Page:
Monday, April 27, 2020

perceptions of scarcity in a world filled with plenty

It would seem that bikes are becoming a scarce resource in this time. Department store bikes are selling for nearly what they cost new; old rusty Schwinn Varsity's are being offered for $200 as "vintage"; and bikes with obvious mechanical flaws are being sold as "rideable" when they clearly are not.
Add to this an uptick in break-ins at bike shops, and what we have is a reaction to the shutdown, plain and simple.

So I want to address this new reality with some questions, which readers are free to answer or simply ponder:

1. If you own more than two bikes, how often do you ride each of them?

2. If you have multiple bikes for different purposes -- racing, "gravel" riding, touring and the like -- how often will you utilize them now that we're in a global pandemic where many parts of bicycle recreation simply aren't happening, or aren't safe?

3. When you find a used mountain bike for $20 and you already own multiple bikes, what's your first impulse? Do you snap it up regardless of your own need? Do you leave it for someone else? Why or why not?

As soon as the shutdown was clearly a longer-term concern, I could no longer send bikes to our local refugee resettlement organization. I had a couple in the queue, so when I fixed those up I either sold them to essential workers for a very cheap price (so they wouldn't have to rely on transit, for example), or I stripped usable parts from them to effect repairs on other bikes.

I've been looking for used bikes to buy for cheap so I can continue to keep going in my tiny workshop, and you know what?
They're all out of my budget now.
Crappy bikes are selling for over $100, and they are being snapped up by people with the money to get them. Department store bikes that were bad to begin with and have gotten worse with use and age are selling on Craigslist for $80 to $100 -- and people are buying them, willing to pay prices that just three months ago would've been considered highway robbery.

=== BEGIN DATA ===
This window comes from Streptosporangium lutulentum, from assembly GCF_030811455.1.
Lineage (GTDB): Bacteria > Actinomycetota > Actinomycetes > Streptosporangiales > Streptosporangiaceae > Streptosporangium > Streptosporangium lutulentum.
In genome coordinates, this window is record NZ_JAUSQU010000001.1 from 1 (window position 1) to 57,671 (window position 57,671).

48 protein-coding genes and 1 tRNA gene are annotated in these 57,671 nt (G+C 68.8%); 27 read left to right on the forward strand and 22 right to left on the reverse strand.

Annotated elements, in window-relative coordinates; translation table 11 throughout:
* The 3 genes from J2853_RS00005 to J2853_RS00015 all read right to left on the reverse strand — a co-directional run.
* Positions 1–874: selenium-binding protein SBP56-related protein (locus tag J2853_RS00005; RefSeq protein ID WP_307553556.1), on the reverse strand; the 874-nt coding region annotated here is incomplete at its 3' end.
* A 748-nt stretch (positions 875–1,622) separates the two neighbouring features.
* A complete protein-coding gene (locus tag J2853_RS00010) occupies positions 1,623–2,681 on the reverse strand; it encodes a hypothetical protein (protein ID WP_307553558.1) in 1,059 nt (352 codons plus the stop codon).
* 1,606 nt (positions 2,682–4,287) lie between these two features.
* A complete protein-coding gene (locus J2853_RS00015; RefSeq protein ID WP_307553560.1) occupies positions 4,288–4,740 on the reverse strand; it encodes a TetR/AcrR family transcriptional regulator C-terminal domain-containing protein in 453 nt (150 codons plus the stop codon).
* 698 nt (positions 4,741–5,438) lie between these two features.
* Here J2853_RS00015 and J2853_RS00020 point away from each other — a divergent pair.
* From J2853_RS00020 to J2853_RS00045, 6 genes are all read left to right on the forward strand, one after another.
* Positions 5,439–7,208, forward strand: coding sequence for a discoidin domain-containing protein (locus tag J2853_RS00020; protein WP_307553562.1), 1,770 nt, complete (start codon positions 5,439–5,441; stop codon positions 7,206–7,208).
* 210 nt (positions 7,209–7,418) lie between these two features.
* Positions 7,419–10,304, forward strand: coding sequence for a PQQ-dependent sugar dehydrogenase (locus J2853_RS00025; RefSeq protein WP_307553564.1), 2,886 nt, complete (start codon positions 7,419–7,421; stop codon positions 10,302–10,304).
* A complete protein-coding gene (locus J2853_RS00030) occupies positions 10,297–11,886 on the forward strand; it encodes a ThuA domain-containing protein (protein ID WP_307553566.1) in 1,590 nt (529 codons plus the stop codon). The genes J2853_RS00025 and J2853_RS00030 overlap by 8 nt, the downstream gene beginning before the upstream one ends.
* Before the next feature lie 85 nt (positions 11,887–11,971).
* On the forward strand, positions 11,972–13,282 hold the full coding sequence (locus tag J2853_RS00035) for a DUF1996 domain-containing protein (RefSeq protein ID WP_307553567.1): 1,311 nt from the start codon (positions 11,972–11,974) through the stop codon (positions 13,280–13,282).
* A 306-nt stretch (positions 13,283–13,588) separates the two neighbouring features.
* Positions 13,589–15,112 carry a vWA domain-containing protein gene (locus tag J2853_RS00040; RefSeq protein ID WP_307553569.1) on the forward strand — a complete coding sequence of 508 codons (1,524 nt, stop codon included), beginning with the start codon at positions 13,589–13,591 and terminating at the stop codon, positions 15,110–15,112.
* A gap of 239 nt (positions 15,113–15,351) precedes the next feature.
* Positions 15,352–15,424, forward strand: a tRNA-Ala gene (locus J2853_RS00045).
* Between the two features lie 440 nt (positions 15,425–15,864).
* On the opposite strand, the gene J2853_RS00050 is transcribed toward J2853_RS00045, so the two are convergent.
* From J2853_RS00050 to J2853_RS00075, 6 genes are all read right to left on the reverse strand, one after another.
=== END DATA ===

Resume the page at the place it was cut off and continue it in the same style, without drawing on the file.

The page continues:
We are living in a time of tremendous perceived scarcity.
I say perceived because if you ride past a larger homeless encampment you may well find a bicycle chop shop where stolen bikes are stripped and rebuilt and sold or traded back and forth.
There has been an uptick in the number of bike shops being broken into over the last two months, bikes and parts and tools stolen.

Although I am careful about whom I give my location to and only take customers by word-of-mouth from family and friends, I would not be surprised if at some point down the road someone tried to steal a bike or some tools from me. BEcause the perception of scarcity is making people more willing to take chances to get what they want or need.

And it's not just bikes, as we've seen with toilet paper and other household items.

So I invite all of us to stop for a moment and to consider why we're snapping up these old, shitty bikes. Are we buying stuff to hoard, to sit on until the scarcity becomes more real and more widespread? Will we then sell them off at even higher prices because that's how capitalism works?
Would any of us even consider finding bikes to build up and give away to those in need at a time ike this? Why or why not?

I've heard lots of talk about how capitalism is evil and must be brought down. AND I'm highly aware that we are all products of a capitalist upbringing. We are in conflict with ourselves and with our ideals, in a time when it takes all our energy not to just curl up under the blankets and hide until the pandemic ends.

So how do we respond to the current climate? Do we scavenge and then hoard? Or do we begin to use our skills to help bring about a change in our communities? Where is the fuzzy middle in such an equation? Where does concern for our own survival overlap with concern for those who lack basic needs in a time of crisis? Is the overlap subsumed by our animal instinct, our reptile brains?
Only we can decide that, each of us.

Happy solo riding.

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